We happened upon a few hidden pockets of paradise, waded in the shallow pools made by the many waterfalls that cascaded down from the mountains, their waters stopping to sit for a while in the shade of the trees before rushing over a cliff edge and falling straight down down down.





We ate mussels every night in little harbour towns where tiny fishing boats rolled and pulled at their anchors, or sat still and stuck when the tide was out and the harbour was transformed into an almost-empty bucket of sand.




And, always, there was more road ahead.




Somehow, I am not the best at keeping a holiday moving along from destination to exciting destination following opening hours and itineraries.  The details that seem important are not normally written on maps.




And so we wandered graveyards and found glass tubes of angels outside of must-see castles that we did not see...




...we stopped and smelt the flowers leaning out of the closed-up gardens and then we tripped off down another lane, and another, until we were far away, far away like a September's night.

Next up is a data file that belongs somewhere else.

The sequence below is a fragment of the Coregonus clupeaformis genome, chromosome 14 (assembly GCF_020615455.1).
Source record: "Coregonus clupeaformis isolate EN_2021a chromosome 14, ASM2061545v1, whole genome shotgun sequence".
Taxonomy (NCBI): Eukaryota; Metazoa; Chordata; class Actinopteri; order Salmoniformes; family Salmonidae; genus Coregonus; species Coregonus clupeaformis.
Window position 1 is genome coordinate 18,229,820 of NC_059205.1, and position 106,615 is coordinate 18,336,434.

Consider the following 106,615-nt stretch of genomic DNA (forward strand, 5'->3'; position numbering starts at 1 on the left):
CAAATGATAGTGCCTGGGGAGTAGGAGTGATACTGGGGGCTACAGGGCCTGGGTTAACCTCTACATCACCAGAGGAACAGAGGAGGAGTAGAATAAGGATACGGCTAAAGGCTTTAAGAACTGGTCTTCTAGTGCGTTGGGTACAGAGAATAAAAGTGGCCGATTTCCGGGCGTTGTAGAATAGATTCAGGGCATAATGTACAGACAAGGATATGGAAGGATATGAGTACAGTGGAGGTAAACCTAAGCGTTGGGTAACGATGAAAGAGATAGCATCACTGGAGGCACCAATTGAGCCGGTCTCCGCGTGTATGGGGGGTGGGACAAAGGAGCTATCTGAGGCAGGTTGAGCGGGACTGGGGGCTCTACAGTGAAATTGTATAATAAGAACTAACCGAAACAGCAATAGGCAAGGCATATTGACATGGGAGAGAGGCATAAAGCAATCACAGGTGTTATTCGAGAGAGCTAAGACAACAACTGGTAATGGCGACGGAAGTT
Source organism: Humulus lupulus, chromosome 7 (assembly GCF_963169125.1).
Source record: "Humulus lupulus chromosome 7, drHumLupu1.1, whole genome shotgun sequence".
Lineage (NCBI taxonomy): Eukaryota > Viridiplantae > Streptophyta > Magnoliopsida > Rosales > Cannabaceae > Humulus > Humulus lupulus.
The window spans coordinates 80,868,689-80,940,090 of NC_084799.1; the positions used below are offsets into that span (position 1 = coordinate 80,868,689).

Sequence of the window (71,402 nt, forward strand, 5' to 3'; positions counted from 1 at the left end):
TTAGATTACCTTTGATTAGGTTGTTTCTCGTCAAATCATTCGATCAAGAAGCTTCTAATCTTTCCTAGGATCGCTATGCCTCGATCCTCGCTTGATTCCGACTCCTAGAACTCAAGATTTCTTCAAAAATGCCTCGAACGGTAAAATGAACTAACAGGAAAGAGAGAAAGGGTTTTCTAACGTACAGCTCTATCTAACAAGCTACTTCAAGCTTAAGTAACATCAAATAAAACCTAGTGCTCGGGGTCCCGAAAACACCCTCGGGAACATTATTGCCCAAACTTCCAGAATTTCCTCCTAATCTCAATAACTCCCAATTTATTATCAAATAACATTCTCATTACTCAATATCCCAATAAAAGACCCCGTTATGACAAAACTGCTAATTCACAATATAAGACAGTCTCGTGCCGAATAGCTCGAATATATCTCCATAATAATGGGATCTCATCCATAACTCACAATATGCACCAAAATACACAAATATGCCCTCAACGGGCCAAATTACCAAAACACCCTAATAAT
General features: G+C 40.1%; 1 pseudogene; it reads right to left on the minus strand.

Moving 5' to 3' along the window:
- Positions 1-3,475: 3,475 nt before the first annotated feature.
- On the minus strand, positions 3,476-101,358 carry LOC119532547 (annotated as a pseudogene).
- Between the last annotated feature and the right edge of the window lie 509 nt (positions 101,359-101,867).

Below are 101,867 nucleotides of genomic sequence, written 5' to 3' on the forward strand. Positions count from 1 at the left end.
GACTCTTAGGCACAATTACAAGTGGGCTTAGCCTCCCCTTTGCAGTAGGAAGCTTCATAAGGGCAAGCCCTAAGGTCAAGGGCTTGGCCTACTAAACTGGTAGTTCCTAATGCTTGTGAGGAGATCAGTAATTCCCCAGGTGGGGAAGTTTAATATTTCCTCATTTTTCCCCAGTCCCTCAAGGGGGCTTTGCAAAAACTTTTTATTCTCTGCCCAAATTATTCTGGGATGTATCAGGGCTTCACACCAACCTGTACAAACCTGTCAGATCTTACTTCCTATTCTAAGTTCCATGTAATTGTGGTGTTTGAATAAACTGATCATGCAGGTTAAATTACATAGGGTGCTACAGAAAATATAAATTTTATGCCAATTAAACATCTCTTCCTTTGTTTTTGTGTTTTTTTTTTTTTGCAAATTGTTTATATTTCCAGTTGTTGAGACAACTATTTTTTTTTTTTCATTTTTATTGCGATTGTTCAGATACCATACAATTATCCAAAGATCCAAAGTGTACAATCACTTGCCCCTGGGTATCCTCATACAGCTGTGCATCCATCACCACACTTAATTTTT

Thursday, 15 September 2011

Wood Woes

Wood Woes, I


Wood Woes, II


Wood Woes, III


   Three new etchings.  Tiny ones that fit in the palm of your hand.  I've been thinking about old tapestries with wild men leering or dancing through lush forests, tapestries that make you feel as if you are in the deepest woods when you look at them.  In 15th century Germany there was a profusion of tapestries and other artworks with this theme.  Those wild men, covered in their leaves or fur or flowers seem to waver between being portrayals of utopias and scenes that threaten violence. 

   The title of these prints, which highlights the depiction of the relationship between people and their surroundings, is also a homophone of "woodwose" which is an old English word for these wild people that stalk the forests.  I am pleased to have found a title that is a bit tricky and ambiguous, where what is read out might not be what is heard and understood.  After I had the prints finished and was searching around, trying to prove that I did not make this word up, I came across a link to "am fear liath mòr" which means "the big grey man" in Scots Gaelic.  It seems that right here in Aberdeenshire, in the Cairngorms, there are legends of a wild man haunting the peak of a local mountain.  A strange and wonderful surprise.